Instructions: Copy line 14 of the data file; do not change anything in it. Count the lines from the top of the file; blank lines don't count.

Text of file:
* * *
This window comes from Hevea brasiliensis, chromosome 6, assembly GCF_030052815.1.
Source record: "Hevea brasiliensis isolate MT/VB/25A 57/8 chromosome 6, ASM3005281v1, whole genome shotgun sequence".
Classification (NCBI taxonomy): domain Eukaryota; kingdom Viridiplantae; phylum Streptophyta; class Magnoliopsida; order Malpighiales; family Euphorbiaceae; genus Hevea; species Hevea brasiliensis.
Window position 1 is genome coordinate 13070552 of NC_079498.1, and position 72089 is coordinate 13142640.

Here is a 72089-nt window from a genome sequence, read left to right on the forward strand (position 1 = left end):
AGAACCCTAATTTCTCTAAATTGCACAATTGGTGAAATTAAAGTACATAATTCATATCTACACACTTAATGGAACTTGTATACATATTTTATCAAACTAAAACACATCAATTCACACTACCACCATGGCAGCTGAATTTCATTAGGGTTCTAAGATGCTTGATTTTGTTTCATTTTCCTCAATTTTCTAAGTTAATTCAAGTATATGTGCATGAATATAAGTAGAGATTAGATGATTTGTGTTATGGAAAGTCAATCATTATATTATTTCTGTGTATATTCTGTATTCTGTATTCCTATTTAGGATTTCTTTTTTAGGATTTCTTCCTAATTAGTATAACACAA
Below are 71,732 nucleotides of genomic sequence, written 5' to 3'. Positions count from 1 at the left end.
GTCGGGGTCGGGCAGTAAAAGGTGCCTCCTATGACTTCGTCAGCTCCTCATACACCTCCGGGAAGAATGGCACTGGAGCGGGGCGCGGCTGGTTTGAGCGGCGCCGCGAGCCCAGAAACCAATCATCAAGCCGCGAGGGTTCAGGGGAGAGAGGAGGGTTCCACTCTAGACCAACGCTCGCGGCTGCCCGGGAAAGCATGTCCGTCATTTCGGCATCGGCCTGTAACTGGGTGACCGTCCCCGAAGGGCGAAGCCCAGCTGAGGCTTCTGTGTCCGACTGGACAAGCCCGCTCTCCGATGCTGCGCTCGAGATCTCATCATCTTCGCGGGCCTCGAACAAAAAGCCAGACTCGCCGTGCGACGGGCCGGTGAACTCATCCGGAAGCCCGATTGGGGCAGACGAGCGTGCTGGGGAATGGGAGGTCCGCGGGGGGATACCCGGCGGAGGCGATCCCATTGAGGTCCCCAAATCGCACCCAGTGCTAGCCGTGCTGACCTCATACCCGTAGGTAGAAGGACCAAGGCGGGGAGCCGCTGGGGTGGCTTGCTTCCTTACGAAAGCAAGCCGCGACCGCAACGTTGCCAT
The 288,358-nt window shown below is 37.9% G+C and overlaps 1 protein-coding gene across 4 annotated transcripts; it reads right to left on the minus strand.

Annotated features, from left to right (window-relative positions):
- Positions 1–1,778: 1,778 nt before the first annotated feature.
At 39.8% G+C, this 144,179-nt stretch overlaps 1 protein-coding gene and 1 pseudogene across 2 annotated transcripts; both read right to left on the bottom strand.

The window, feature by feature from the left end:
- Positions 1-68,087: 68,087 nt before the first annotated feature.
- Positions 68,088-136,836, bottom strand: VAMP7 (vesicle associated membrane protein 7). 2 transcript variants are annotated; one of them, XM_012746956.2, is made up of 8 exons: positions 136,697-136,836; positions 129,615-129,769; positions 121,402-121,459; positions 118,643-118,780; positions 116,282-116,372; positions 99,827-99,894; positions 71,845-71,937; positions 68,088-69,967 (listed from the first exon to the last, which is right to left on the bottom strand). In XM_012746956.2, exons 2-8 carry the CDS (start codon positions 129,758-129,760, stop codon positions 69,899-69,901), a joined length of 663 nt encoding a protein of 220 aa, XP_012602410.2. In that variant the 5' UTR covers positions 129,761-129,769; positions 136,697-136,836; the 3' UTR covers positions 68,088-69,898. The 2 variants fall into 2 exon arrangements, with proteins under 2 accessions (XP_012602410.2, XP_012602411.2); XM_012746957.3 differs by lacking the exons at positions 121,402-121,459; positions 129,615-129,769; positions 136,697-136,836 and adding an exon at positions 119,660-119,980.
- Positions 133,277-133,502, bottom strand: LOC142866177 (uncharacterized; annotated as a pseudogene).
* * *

- Positions 1-68,087: 68,087 nt before the first annotated feature.